2/3 Isn’t Bad…It’s Criminal!

On April 16, 2024 the Federal Government released Budget 2024.  Of particular interest is the increase in the capital gains inclusion rate from 1/2 to 2/3, effective for dispositions realized after June 24, 2024.


As a quick refresher, capital gains are taxed differently from other types of income.  When a capital gain is realized, only a portion of the gain (referred to as the “inclusion rate”) is included in income.  Since the year 2000, the inclusion rate has been at 50% (since 1972,  the rate has fluctuated between 50% and 75%).


For corporations and trusts that don’t allocate income to its beneficiaries, the increase to the inclusion rate applies to the entire amount of any capital gains realized after June 24, 2024.  For individuals (assuming the gain doesn’t qualify for the lifetime capital gains exemption or the new entrepreneurial exemption), there is an arbitrary annual exemption for the first $250,000 of gains realized in a year that will be taxed at the existing 50% inclusion rate.


For example, if an individual taxpayer at the highest marginal rate of 53.53% realizes a $500,000 capital gain on or before June 24, 2024, $250,000 is not taxable and the other $250,000 is taxed at 53.53%.  This results in a net tax rate of 26.77%.


Assuming the same taxpayer realizes $500,000 of capital gains  after June 24, 2024,  $207,500 is not taxable and the remaining $292,500 is taxed at 53.53%.  This results in a net tax rate of 31.31%, representing a 17% increase in taxes payable.


Since corporations and trusts don’t benefit from the $250,000 exemption, every dollar of capital gains realized will be subject to the increased inclusion rate, effectively resulting in a 33% increase in taxes payable.  The 33% increase in taxes payable also applies to individuals on gains in excess of $250,000 in a particular year.


Although we have not yet seen the draft legislation that will enact these proposed changes, some preliminary planning opportunities come to mind, including:


  1. Intentionally realizing (by way of sale, gift, liquidation, reorganization of share structure, etc.) capital gains prior to June 25, 2024 such that the entire gain is subject to the existing 50% inclusion rate.  This strategy can be done both corporately and personally (although AMT issues and potentially GAAR issues need to be considered carefully).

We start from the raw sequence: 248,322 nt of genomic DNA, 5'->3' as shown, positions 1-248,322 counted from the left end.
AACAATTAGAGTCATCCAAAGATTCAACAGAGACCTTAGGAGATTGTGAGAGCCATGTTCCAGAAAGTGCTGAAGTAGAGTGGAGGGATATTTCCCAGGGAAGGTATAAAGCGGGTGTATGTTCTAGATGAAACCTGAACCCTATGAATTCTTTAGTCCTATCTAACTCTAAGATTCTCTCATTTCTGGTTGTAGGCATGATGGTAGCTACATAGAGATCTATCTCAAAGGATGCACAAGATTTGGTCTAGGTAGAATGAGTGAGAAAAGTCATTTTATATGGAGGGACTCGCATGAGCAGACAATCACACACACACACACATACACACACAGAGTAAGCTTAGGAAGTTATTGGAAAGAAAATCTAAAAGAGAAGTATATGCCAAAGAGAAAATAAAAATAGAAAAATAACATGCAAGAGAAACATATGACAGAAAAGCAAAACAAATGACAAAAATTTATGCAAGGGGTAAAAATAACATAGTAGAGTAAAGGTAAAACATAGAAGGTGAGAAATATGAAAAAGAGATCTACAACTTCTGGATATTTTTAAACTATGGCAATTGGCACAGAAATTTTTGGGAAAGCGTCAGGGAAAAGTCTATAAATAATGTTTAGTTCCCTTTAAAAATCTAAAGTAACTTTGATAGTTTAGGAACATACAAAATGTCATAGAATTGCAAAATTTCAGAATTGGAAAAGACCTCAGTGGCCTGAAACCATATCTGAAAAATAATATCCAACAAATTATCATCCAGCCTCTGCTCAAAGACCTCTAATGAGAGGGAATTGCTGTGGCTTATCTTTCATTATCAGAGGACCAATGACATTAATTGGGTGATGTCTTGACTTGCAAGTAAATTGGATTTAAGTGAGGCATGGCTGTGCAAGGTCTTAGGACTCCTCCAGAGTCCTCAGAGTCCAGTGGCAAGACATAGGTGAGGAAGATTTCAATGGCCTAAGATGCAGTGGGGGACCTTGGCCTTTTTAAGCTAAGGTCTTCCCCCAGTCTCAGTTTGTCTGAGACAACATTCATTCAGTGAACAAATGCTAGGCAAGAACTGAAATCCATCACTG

2. Implementing an estate freeze combined with a family trust structure and life insurance planning since the tax cost related to the deemed disposition on death will also be subject to the increased inclusion rate (unless there is a specific exemption introduced in the legislation);
  3. Income splitting using prescribed rate loans (however, the current prescribed rate of 6% generally makes this strategy unattractive); 
  4. Departing Canada is also a possible strategy although this is more of a change of lifestyle than strictly tax planning.  This option is typically the most complex with several issues (including AMT) that need to be considered. 
  5. Defer realizing capital gains until some time in the future when the inclusion rate may be back to 50%.

At this point in time, my preferred planning strategy is a combination of Option #1 (in certain fact patterns) given the short time-frame leading up to June 25, 2024, its relatively quick to implement, and Option #2 as it provides several estate planning benefits,  and is not considered aggressive nor subject to GAAR, and is also relatively quick to implement (although timing is less of an issue generally).